Three more awesome cheap eats recommendations from Eater critic Robert Sietsema.
One suspects that Lexington Avenue on the Upper East Side was lined with working-class lunch counters 70 or 80 years ago. The most famous example remaining is Lexington Candy Shop at the corner of 83rd, a single Formica counter and line of green Naugahyde booths dating to 1925, still presenting a menu of jelly omelets, egg creams, hamburgers, tuna melts, and sandwiches on white or rye, in addition to a retrograde selection of candy. It's been said this picturesque spot persists if only to serve as a backdrop for period movies and TV shows; certainly the food is no longer rock-bottom cheap, though it compares well with many of the tonier establishments in vicinity.
If you want really, really cheap, check out another lunch counter that persists a few block south, without the picturesqueness and media fanfare that surrounds Lexington Candy Shop. Burger 1 NY is an even smaller establishment with no booths at all, with seating on twirling stools that line a short counter and an eating shelf on the wall opposite. Once, the place had a prosaic menu just like all the other lunch counters that remain in Manhattan, but five years ago a Mexican family from Puebla took the place over and concocted a menu that was half burgers and other standard lunch-counter fare, half tacos, tostadas, and burritos.
The food tends to be delicious, especially for the price. And all sorts of fusion creeps in here and there. For example, a popular order is two tacos served with french fries ($6.50); you can also get a burrito with french fries either inside the flour tortilla or outside. Burrito and taco choices run to chicken, steak, chorizo, or carnitas, of which the steak is particularly good. The tacos come dressed in the traditional Pueblan fashion with chopped raw onions and fresh cilantro, and a choice of salsas. There’s a full roster of hamburgers and triple-decker sandwiches, too. The hamburger that recently blew me away was the Texas burger, which comes with a runny fried egg on top. With fries and slaw, that comes to $7.90, and the burger is a full half-pound. And the family is so sure of their beef supply, they’ll cook it as rare as you want. 1150 Lexington Ave, 212-737-0095.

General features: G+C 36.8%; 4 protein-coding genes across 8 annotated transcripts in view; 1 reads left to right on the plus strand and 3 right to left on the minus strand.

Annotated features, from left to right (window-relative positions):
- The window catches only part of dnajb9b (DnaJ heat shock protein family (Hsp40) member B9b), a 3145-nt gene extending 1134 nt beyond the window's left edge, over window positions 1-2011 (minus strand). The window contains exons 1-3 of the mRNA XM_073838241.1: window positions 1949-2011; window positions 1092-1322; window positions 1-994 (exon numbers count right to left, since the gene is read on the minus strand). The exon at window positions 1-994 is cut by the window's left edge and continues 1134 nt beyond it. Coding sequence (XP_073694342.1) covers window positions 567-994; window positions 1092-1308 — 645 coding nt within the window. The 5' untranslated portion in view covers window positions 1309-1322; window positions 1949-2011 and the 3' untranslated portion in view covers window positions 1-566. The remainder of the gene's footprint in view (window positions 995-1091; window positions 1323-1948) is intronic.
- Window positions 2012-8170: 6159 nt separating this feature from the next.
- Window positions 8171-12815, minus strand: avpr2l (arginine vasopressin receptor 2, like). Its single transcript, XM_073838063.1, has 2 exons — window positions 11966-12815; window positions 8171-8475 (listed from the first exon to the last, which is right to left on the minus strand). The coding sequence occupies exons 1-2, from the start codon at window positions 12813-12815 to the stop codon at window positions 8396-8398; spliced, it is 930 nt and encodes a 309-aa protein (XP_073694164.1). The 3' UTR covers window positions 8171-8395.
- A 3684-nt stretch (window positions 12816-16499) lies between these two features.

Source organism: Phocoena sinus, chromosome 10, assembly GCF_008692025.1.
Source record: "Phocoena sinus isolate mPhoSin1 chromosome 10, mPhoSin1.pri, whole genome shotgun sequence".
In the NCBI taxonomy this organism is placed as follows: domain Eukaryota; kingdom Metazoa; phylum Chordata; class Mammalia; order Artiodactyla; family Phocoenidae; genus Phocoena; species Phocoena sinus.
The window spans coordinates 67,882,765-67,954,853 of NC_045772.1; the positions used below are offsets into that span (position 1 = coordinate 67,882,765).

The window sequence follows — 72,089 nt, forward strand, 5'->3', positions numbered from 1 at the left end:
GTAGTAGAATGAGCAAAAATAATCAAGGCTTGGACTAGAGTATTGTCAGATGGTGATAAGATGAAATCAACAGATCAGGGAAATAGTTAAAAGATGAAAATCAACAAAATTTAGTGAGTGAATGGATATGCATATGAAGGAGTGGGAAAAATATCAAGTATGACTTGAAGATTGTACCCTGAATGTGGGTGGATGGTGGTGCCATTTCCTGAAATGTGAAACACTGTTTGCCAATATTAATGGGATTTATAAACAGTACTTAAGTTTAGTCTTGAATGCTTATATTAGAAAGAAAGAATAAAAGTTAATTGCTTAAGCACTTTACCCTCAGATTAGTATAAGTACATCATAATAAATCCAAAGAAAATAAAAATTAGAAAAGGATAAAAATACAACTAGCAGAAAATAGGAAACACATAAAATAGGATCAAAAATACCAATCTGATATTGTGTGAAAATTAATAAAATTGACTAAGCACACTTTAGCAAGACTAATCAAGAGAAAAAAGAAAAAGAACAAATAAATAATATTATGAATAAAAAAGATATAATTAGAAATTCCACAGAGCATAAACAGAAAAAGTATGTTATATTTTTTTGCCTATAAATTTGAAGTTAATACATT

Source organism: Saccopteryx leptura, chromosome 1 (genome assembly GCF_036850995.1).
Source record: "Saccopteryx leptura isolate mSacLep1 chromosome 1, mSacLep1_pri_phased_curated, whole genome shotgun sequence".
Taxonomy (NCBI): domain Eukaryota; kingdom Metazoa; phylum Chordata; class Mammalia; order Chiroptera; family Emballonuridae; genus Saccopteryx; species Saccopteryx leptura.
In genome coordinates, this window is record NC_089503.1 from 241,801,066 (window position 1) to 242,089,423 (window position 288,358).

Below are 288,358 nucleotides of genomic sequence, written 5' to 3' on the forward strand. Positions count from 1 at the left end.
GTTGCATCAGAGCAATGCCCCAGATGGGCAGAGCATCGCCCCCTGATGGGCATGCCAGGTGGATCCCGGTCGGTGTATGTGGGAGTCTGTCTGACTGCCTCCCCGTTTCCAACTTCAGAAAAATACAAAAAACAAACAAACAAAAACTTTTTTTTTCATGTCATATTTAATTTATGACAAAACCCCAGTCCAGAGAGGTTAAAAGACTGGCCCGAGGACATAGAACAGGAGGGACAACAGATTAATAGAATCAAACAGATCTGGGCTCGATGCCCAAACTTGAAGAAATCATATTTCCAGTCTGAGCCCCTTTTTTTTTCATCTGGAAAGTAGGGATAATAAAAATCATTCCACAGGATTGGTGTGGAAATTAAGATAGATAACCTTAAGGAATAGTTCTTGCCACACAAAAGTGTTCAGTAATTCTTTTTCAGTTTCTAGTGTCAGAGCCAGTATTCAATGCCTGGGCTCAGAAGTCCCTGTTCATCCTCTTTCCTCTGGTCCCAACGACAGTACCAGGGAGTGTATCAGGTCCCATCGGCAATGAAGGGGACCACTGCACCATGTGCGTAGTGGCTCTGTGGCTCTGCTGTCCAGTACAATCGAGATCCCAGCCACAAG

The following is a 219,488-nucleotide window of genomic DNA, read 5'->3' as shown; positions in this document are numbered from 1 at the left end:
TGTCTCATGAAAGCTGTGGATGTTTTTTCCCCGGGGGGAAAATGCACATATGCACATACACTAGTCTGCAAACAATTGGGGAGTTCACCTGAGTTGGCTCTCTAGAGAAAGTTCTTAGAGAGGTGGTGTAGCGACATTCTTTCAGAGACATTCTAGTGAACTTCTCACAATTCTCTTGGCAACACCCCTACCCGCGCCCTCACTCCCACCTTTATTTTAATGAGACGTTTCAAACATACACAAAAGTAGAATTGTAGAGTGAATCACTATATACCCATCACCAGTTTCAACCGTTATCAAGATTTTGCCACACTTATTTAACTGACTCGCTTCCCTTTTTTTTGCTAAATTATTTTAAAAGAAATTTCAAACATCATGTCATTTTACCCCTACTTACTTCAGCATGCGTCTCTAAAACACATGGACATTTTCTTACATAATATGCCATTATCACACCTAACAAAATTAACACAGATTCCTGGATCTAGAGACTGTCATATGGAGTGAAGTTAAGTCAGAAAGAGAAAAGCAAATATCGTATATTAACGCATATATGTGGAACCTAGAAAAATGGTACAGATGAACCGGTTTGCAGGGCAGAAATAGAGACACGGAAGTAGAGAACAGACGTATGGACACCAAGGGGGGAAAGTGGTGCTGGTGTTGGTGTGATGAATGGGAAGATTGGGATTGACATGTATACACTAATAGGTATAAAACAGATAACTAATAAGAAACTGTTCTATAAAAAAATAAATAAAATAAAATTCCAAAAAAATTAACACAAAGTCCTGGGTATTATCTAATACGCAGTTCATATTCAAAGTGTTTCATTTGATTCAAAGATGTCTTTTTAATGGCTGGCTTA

Those accustomed to getting their dosa, idlis, and uttapams at the long-running Dosa Hutt in front of the Ganesha temple on Bowne Street in Flushing, Queens, may be surprised to discover there’s a second restaurant located right inside the temple building, open to the public. Known as the Temple Canteen, it occupies the basement and is accessed via a separate door around the corner on Holly Avenue. The room is vast and low-ceilinged, filled with dozens of collapsible tables, and it is open from 8:30 a.m. to 9:30 p.m., seven days. A counter runs along one side of the room with photos of many dishes up above, and there's a menu that is both vast and inexpensive. The place is strictly vegetarian and mainly South Indian and Sri Lankan, and you will find a warm welcome there.
From a list of 25 dosas, my friends and I ordered a butter dosa filled with potatoes and paneer, and a Hyderabadi dosa that had herbs baked into the pancake. Both were delicious, served with a river of thin green coconut chutney. In addition, we had a serving of upma (a vegetable-studded wheat porridge) and dahi vada (lentil doughnuts swimming in yogurt). Not quite full yet, we also ordered an uttapam dotted with chiles, peas, and carrots. Like the dosas, it was served with yogurt and the soup called sambar. Everything was delicious, and perhaps a dollar or two less than the equivalent dishes at the Dosa Hutt – though the chutneys are thicker at the free-standing restaurant, and a chunky peanut chutney is provided in addition to coconut. 45-57 Bowne St, Queens,(718) 460-8484.
Located in Soho on Grand Street, Pi Bakerie is a branch of the excellent Artopolis in Astoria. The original place carries a full line of Greek baked goods, though the specialty is the powdered sugar-dusted nut cookies called kourambiethes. While the original place has little seating, Pi is really more of a Greek coffee shop such as you might see in the vicinity of Ditmars Boulevard, and it carries many more savory items than its parent. Included are rich, large squares of pastitisio and moussaka, and as many as a dozen hand-held phyllo pies, some open-faced and ostentatiously bearing a sunny-side-up egg. Some constitute a sort of Greek pizza, while others are fully enclosed like an empanada. The interior is sumptuous, the products gleaming from a series of cabinets, but the staff is a little halting and clueless when it comes to serving their eager patrons.
Never mind, the food is worth the wait. In addition to savory pastries, a salad or two is available every day, often including olives, raisins, feta, and dandelion greens or spinach. There’s even a special available each day, matching a pie or casserole with a salad. The food is good and relatively cheap, and it’s one of my favorite places to grab a bite in Soho. 512 Broome St, (212) 226-2701.